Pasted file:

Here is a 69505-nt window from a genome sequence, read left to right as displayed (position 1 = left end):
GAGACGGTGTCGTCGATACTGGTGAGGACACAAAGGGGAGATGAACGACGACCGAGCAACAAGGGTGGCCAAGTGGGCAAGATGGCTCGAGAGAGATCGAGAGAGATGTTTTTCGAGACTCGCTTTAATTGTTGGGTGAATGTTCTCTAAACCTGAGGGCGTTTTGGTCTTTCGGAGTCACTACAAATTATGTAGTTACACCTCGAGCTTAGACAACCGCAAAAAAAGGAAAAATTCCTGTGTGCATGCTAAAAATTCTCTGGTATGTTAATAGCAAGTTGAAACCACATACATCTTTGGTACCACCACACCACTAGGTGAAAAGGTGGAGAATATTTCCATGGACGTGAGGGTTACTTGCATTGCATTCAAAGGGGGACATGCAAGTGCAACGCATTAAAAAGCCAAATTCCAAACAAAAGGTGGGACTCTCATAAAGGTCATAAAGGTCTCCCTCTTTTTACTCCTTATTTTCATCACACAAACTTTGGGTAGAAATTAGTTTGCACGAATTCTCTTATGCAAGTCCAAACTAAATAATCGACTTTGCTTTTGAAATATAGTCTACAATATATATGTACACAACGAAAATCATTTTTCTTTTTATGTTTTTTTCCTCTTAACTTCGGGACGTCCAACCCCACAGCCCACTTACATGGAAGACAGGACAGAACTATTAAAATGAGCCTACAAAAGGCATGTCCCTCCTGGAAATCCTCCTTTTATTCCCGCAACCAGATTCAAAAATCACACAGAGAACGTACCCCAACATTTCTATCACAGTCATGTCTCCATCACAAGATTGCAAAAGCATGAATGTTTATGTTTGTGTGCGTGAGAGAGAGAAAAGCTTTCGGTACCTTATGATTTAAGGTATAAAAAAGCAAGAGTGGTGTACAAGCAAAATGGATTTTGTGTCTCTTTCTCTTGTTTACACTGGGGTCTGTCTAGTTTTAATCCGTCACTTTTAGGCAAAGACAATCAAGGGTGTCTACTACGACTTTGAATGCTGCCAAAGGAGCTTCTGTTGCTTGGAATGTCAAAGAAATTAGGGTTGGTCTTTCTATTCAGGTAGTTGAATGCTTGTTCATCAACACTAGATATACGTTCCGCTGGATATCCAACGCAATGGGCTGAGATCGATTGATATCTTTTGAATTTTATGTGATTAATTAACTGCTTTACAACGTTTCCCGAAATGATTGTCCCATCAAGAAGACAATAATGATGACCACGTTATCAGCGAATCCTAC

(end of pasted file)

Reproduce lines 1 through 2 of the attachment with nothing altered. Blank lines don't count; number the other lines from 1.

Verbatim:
Here is a 69505-nt window from a genome sequence, read left to right as displayed (position 1 = left end):
GAGACGGTGTCGTCGATACTGGTGAGGACACAAAGGGGAGATGAACGACGACCGAGCAACAAGGGTGGCCAAGTGGGCAAGATGGCTCGAGAGAGATCGAGAGAGATGTTTTTCGAGACTCGCTTTAATTGTTGGGTGAATGTTCTCTAAACCTGAGGGCGTTTTGGTCTTTCGGAGTCACTACAAATTATGTAGTTACACCTCGAGCTTAGACAACCGCAAAAAAAGGAAAAATTCCTGTGTGCATGCTAAAAATTCTCTGGTATGTTAATAGCAAGTTGAAACCACATACATCTTTGGTACCACCACACCACTAGGTGAAAAGGTGGAGAATATTTCCATGGACGTGAGGGTTACTTGCATTGCATTCAAAGGGGGACATGCAAGTGCAACGCATTAAAAAGCCAAATTCCAAACAAAAGGTGGGACTCTCATAAAGGTCATAAAGGTCTCCCTCTTTTTACTCCTTATTTTCATCACACAAACTTTGGGTAGAAATTAGTTTGCACGAATTCTCTTATGCAAGTCCAAACTAAATAATCGACTTTGCTTTTGAAATATAGTCTACAATATATATGTACACAACGAAAATCATTTTTCTTTTTATGTTTTTTTCCTCTTAACTTCGGGACGTCCAACCCCACAGCCCACTTACATGGAAGACAGGACAGAACTATTAAAATGAGCCTACAAAAGGCATGTCCCTCCTGGAAATCCTCCTTTTATTCCCGCAACCAGATTCAAAAATCACACAGAGAACGTACCCCAACATTTCTATCACAGTCATGTCTCCATCACAAGATTGCAAAAGCATGAATGTTTATGTTTGTGTGCGTGAGAGAGAGAAAAGCTTTCGGTACCTTATGATTTAAGGTATAAAAAAGCAAGAGTGGTGTACAAGCAAAATGGATTTTGTGTCTCTTTCTCTTGTTTACACTGGGGTCTGTCTAGTTTTAATCCGTCACTTTTAGGCAAAGACAATCAAGGGTGTCTACTACGACTTTGAATGCTGCCAAAGGAGCTTCTGTTGCTTGGAATGTCAAAGAAATTAGGGTTGGTCTTTCTATTCAGGTAGTTGAATGCTTGTTCATCAACACTAGATATACGTTCCGCTGGATATCCAACGCAATGGGCTGAGATCGATTGATATCTTTTGAATTTTATGTGATTAATTAACTGCTTTACAACGTTTCCCGAAATGATTGTCCCATCAAGAAGACAATAATGATGACCACGTTATCAGCGAATCCTAC